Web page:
If you visit our blog with any regularity, you’ve probably noticed a rising cannabis trend lately. More and more, savvy cannabis consumers are focusing on terpenes as a way to characterize different strains.
Don’t get us wrong. We’re not asking you to forget everything you’ve learned about cannabinoids (see past articles like “THC vs CBD” and “What’s CBN?” for a refresher). They’re still a massively useful and important way to characterize different strains.
But terpenes are a whole other facet of this deep and complex plant, and it turns out they do a lot for our bodies and our minds. Even if you’ve never heard of them, you’re familiar with them. They’re the fragrant hydrocarbons (or what many call “essential oils”) that give different strains of cannabis—and countless other plants and natural substances—their distinctive aromas and flavors.
Today we’re going to focus on linalool, one of the ten most important of the terpenes in cannabis (and one of the most fun to say several times in a row very quickly). If you’ve ever smelled the lovely scent of fresh or dried lavender, you’ll recognize it immediately. And like that revered herb, cannabis with a high linalool content packs a distinctive stress-fighting punch.
What Does Linalool Smell and Taste Like?
Humans have known for centuries that the scent of lavender, a unique and beautiful herb native to the Mediterranean region, has a noticeable calming effect. Some describe linalool as “soapy,” but that may be in part because it’s often used in detergents, as well as beauty products like facial creams and masks, and its dried flowers find their way into sleep masks and pillows. In the culinary world, linalool also appears in basil, tomatoes, and bay laurel.
Because it’s so prevalent in common foods, we tend to ingest a good bit of linalool when we eat. Even those who abstain from cannabis typically consume about two grams a year. That said, it dissipates relatively quickly, and unlike cannabinoids, it isn’t stored in our fatty tissues.
Now we aren’t the only ones to benefit from linalool’s stress-reducing qualities; a rodent-based study found that even rats become calmer when they’re exposed to the terpene.
What Does it Do for Us?
In addition to reducing stress, linalool has been shown to have a number of other uses:
Anti-Depressant: Unsurprisingly, because stress and depression are closely related, what reduces one tends to affect the other. In yet another rodent-based study, researchers found that linalool helped mice manage depression-like behavioral signifiers. When presented with threatening conditions, those exposed to linalool would continue to try to escape after other mice appeared to have given up hope.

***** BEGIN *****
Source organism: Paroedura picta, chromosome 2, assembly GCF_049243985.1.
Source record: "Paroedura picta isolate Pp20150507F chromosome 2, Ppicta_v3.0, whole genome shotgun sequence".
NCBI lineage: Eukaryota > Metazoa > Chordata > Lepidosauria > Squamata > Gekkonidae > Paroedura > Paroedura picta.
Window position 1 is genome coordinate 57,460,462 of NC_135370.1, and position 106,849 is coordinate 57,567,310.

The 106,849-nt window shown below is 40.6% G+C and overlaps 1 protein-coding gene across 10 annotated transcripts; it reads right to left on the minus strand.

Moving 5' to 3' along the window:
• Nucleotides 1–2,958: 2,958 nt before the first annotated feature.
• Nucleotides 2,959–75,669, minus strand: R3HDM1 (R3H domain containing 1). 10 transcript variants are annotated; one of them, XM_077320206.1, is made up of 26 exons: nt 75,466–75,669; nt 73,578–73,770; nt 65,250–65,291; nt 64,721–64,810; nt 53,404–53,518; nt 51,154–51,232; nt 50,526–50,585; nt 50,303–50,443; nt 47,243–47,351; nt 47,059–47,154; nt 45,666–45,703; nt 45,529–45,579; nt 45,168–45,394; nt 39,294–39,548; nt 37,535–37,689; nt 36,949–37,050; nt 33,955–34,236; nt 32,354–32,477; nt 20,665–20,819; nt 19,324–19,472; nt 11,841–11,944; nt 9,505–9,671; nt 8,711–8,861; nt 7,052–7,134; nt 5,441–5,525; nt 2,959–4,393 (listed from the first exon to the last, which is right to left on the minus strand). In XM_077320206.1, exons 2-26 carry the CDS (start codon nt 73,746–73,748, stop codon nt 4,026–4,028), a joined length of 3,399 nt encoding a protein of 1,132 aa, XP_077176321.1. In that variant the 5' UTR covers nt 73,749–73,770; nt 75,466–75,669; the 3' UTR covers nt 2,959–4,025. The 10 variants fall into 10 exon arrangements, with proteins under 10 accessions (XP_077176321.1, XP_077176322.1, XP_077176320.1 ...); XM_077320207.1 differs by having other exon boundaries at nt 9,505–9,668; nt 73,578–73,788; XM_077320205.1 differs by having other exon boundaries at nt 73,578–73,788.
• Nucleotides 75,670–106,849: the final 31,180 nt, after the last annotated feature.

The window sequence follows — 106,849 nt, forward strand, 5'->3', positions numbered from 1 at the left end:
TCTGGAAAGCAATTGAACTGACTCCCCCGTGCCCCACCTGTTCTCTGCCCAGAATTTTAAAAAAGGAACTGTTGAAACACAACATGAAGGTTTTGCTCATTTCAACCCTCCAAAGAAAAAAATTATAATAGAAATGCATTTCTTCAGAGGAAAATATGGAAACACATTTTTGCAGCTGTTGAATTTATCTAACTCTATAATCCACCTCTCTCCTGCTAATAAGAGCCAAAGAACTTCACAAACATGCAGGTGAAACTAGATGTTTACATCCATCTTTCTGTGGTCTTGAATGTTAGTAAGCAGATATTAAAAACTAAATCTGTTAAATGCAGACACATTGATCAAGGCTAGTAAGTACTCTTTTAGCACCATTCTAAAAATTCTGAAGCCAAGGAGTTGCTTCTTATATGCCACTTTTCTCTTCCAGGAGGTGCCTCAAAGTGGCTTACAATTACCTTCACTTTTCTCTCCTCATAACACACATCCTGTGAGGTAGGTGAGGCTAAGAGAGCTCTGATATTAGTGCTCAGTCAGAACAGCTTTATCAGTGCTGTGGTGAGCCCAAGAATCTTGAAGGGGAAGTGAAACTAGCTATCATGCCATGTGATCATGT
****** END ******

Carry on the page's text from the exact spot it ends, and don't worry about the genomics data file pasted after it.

Anti-Microbial: In some cases linalool can fight infections. Because humans in general have been overexposed to synthetic antibiotics, this could be especially useful in fighting drug-resistant microbes.
Pain Relief: Linalool may help regulate brain chemicals such as adenosine and glutamate, which assist in moderating the experience of pain. In one study, patients who had undergone gastric banding surgery demonstrated a decrease in their reliance on opioid painkillers when exposed to linalool.
How to Get Linalool from Cannabis
Linalool is abundant in cannabis. As you might guess, its lavender-like scent is a good sign of a high linalool content. Some popular strains include:
Lavender: No surprise here! This strain is highly relaxing, with noted sleepy and euphoric effects as well.
LA Confidential: Another calming and often sleepy-feeling strain, it’s often described as “highly relaxing.”
Purple Kush: Don’t plan any important meetings after trying this strain; many users find it’s a bit disorienting at first. But a pleasing numbness and calm quickly develop; some even describe it as slightly hallucinatory.
Looking for linalool-rich strains? Check out our online menu by finding your local store below.